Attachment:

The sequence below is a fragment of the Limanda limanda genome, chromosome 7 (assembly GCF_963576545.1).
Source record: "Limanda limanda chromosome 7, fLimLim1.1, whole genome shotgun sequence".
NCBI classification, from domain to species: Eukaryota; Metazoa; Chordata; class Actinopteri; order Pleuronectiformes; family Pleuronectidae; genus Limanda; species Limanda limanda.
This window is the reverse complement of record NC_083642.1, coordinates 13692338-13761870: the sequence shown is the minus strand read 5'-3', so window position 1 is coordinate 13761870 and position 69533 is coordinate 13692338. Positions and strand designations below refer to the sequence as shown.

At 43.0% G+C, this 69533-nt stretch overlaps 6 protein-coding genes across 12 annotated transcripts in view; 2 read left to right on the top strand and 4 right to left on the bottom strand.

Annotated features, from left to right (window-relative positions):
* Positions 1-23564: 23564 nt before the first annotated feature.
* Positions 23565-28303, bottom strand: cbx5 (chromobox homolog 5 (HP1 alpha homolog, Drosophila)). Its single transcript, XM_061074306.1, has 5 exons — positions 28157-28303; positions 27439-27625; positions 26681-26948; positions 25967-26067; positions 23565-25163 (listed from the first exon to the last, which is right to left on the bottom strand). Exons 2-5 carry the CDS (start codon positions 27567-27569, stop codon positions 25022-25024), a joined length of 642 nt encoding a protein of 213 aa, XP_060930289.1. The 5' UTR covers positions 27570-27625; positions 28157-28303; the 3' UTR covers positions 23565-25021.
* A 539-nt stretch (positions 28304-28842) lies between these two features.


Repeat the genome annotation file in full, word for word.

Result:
The sequence below is a fragment of the Limanda limanda genome, chromosome 7 (assembly GCF_963576545.1).
Source record: "Limanda limanda chromosome 7, fLimLim1.1, whole genome shotgun sequence".
NCBI classification, from domain to species: Eukaryota; Metazoa; Chordata; class Actinopteri; order Pleuronectiformes; family Pleuronectidae; genus Limanda; species Limanda limanda.
This window is the reverse complement of record NC_083642.1, coordinates 13692338-13761870: the sequence shown is the minus strand read 5'-3', so window position 1 is coordinate 13761870 and position 69533 is coordinate 13692338. Positions and strand designations below refer to the sequence as shown.

At 43.0% G+C, this 69533-nt stretch overlaps 6 protein-coding genes across 12 annotated transcripts in view; 2 read left to right on the top strand and 4 right to left on the bottom strand.

Annotated features, from left to right (window-relative positions):
* Positions 1-23564: 23564 nt before the first annotated feature.
* Positions 23565-28303, bottom strand: cbx5 (chromobox homolog 5 (HP1 alpha homolog, Drosophila)). Its single transcript, XM_061074306.1, has 5 exons — positions 28157-28303; positions 27439-27625; positions 26681-26948; positions 25967-26067; positions 23565-25163 (listed from the first exon to the last, which is right to left on the bottom strand). Exons 2-5 carry the CDS (start codon positions 27567-27569, stop codon positions 25022-25024), a joined length of 642 nt encoding a protein of 213 aa, XP_060930289.1. The 5' UTR covers positions 27570-27625; positions 28157-28303; the 3' UTR covers positions 23565-25021.
* A 539-nt stretch (positions 28304-28842) lies between these two features.